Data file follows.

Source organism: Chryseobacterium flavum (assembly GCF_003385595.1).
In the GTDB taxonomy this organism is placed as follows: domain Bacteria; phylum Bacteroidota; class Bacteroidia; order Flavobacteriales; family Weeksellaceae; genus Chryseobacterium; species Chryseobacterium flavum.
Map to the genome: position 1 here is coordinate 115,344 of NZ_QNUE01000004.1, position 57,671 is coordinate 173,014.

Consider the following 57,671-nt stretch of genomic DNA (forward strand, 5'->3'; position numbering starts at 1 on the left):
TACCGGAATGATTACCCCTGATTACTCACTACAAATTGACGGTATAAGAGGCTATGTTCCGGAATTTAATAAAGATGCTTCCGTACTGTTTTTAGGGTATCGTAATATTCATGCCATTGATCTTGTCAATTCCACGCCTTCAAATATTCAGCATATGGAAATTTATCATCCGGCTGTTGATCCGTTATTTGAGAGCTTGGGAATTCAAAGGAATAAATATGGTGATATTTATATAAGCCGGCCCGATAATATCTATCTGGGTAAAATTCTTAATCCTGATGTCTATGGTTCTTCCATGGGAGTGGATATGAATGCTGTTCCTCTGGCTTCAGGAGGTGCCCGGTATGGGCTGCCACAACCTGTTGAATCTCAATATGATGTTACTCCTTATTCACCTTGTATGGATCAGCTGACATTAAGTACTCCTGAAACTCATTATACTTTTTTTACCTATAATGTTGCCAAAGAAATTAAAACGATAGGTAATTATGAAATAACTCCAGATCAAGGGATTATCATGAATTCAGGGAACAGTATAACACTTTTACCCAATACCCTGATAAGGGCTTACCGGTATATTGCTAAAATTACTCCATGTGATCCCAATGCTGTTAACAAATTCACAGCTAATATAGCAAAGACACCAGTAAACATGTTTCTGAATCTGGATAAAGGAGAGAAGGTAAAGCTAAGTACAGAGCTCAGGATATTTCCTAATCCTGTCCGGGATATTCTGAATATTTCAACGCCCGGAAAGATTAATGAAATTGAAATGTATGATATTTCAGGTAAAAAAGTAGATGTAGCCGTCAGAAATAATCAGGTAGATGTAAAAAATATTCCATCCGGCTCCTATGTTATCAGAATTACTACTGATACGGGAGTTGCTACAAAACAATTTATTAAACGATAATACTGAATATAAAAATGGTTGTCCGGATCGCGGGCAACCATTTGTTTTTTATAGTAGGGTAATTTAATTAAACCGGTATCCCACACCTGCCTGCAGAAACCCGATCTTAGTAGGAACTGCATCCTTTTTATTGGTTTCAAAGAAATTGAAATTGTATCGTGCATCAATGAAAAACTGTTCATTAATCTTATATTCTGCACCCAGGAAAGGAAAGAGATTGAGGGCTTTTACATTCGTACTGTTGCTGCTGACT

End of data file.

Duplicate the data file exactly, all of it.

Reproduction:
Source organism: Chryseobacterium flavum (assembly GCF_003385595.1).
In the GTDB taxonomy this organism is placed as follows: domain Bacteria; phylum Bacteroidota; class Bacteroidia; order Flavobacteriales; family Weeksellaceae; genus Chryseobacterium; species Chryseobacterium flavum.
Map to the genome: position 1 here is coordinate 115,344 of NZ_QNUE01000004.1, position 57,671 is coordinate 173,014.

Consider the following 57,671-nt stretch of genomic DNA (forward strand, 5'->3'; position numbering starts at 1 on the left):
TACCGGAATGATTACCCCTGATTACTCACTACAAATTGACGGTATAAGAGGCTATGTTCCGGAATTTAATAAAGATGCTTCCGTACTGTTTTTAGGGTATCGTAATATTCATGCCATTGATCTTGTCAATTCCACGCCTTCAAATATTCAGCATATGGAAATTTATCATCCGGCTGTTGATCCGTTATTTGAGAGCTTGGGAATTCAAAGGAATAAATATGGTGATATTTATATAAGCCGGCCCGATAATATCTATCTGGGTAAAATTCTTAATCCTGATGTCTATGGTTCTTCCATGGGAGTGGATATGAATGCTGTTCCTCTGGCTTCAGGAGGTGCCCGGTATGGGCTGCCACAACCTGTTGAATCTCAATATGATGTTACTCCTTATTCACCTTGTATGGATCAGCTGACATTAAGTACTCCTGAAACTCATTATACTTTTTTTACCTATAATGTTGCCAAAGAAATTAAAACGATAGGTAATTATGAAATAACTCCAGATCAAGGGATTATCATGAATTCAGGGAACAGTATAACACTTTTACCCAATACCCTGATAAGGGCTTACCGGTATATTGCTAAAATTACTCCATGTGATCCCAATGCTGTTAACAAATTCACAGCTAATATAGCAAAGACACCAGTAAACATGTTTCTGAATCTGGATAAAGGAGAGAAGGTAAAGCTAAGTACAGAGCTCAGGATATTTCCTAATCCTGTCCGGGATATTCTGAATATTTCAACGCCCGGAAAGATTAATGAAATTGAAATGTATGATATTTCAGGTAAAAAAGTAGATGTAGCCGTCAGAAATAATCAGGTAGATGTAAAAAATATTCCATCCGGCTCCTATGTTATCAGAATTACTACTGATACGGGAGTTGCTACAAAACAATTTATTAAACGATAATACTGAATATAAAAATGGTTGTCCGGATCGCGGGCAACCATTTGTTTTTTATAGTAGGGTAATTTAATTAAACCGGTATCCCACACCTGCCTGCAGAAACCCGATCTTAGTAGGAACTGCATCCTTTTTATTGGTTTCAAAGAAATTGAAATTGTATCGTGCATCAATGAAAAACTGTTCATTAATCTTATATTCTGCACCCAGGAAAGGAAAGAGATTGAGGGCTTTTACATTCGTACTGTTGCTGCTGACT